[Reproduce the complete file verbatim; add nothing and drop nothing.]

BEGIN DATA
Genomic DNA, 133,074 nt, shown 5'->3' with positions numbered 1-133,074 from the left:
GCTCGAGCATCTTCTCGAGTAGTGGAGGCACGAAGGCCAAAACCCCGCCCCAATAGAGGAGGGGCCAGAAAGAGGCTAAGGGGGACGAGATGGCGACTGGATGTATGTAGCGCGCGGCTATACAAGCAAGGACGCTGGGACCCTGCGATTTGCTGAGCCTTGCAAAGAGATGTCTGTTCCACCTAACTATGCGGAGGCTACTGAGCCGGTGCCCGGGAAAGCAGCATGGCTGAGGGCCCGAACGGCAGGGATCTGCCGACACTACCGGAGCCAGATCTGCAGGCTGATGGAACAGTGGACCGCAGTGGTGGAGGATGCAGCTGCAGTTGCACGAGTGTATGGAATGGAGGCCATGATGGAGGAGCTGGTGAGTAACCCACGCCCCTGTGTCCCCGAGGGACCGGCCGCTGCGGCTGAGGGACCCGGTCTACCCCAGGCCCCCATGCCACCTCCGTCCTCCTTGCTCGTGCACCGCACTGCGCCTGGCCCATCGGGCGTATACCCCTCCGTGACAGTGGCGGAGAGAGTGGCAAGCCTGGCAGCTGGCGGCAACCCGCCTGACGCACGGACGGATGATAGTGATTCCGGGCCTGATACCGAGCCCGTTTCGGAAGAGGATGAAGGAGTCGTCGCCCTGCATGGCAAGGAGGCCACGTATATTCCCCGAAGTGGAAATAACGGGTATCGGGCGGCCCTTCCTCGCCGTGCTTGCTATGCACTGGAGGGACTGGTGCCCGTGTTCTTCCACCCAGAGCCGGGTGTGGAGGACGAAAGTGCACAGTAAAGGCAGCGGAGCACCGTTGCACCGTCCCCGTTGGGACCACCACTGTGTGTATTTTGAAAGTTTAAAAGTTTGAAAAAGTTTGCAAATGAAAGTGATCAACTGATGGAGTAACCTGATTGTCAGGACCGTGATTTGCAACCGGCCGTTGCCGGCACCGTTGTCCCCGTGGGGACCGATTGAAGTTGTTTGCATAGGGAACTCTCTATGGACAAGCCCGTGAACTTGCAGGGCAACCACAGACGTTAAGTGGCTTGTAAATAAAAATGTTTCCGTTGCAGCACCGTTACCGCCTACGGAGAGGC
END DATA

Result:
Genomic DNA, 133,074 nt, shown 5'->3' with positions numbered 1-133,074 from the left:
GCTCGAGCATCTTCTCGAGTAGTGGAGGCACGAAGGCCAAAACCCCGCCCCAATAGAGGAGGGGCCAGAAAGAGGCTAAGGGGGACGAGATGGCGACTGGATGTATGTAGCGCGCGGCTATACAAGCAAGGACGCTGGGACCCTGCGATTTGCTGAGCCTTGCAAAGAGATGTCTGTTCCACCTAACTATGCGGAGGCTACTGAGCCGGTGCCCGGGAAAGCAGCATGGCTGAGGGCCCGAACGGCAGGGATCTGCCGACACTACCGGAGCCAGATCTGCAGGCTGATGGAACAGTGGACCGCAGTGGTGGAGGATGCAGCTGCAGTTGCACGAGTGTATGGAATGGAGGCCATGATGGAGGAGCTGGTGAGTAACCCACGCCCCTGTGTCCCCGAGGGACCGGCCGCTGCGGCTGAGGGACCCGGTCTACCCCAGGCCCCCATGCCACCTCCGTCCTCCTTGCTCGTGCACCGCACTGCGCCTGGCCCATCGGGCGTATACCCCTCCGTGACAGTGGCGGAGAGAGTGGCAAGCCTGGCAGCTGGCGGCAACCCGCCTGACGCACGGACGGATGATAGTGATTCCGGGCCTGATACCGAGCCCGTTTCGGAAGAGGATGAAGGAGTCGTCGCCCTGCATGGCAAGGAGGCCACGTATATTCCCCGAAGTGGAAATAACGGGTATCGGGCGGCCCTTCCTCGCCGTGCTTGCTATGCACTGGAGGGACTGGTGCCCGTGTTCTTCCACCCAGAGCCGGGTGTGGAGGACGAAAGTGCACAGTAAAGGCAGCGGAGCACCGTTGCACCGTCCCCGTTGGGACCACCACTGTGTGTATTTTGAAAGTTTAAAAGTTTGAAAAAGTTTGCAAATGAAAGTGATCAACTGATGGAGTAACCTGATTGTCAGGACCGTGATTTGCAACCGGCCGTTGCCGGCACCGTTGTCCCCGTGGGGACCGATTGAAGTTGTTTGCATAGGGAACTCTCTATGGACAAGCCCGTGAACTTGCAGGGCAACCACAGACGTTAAGTGGCTTGTAAATAAAAATGTTTCCGTTGCAGCACCGTTACCGCCTACGGAGAGGC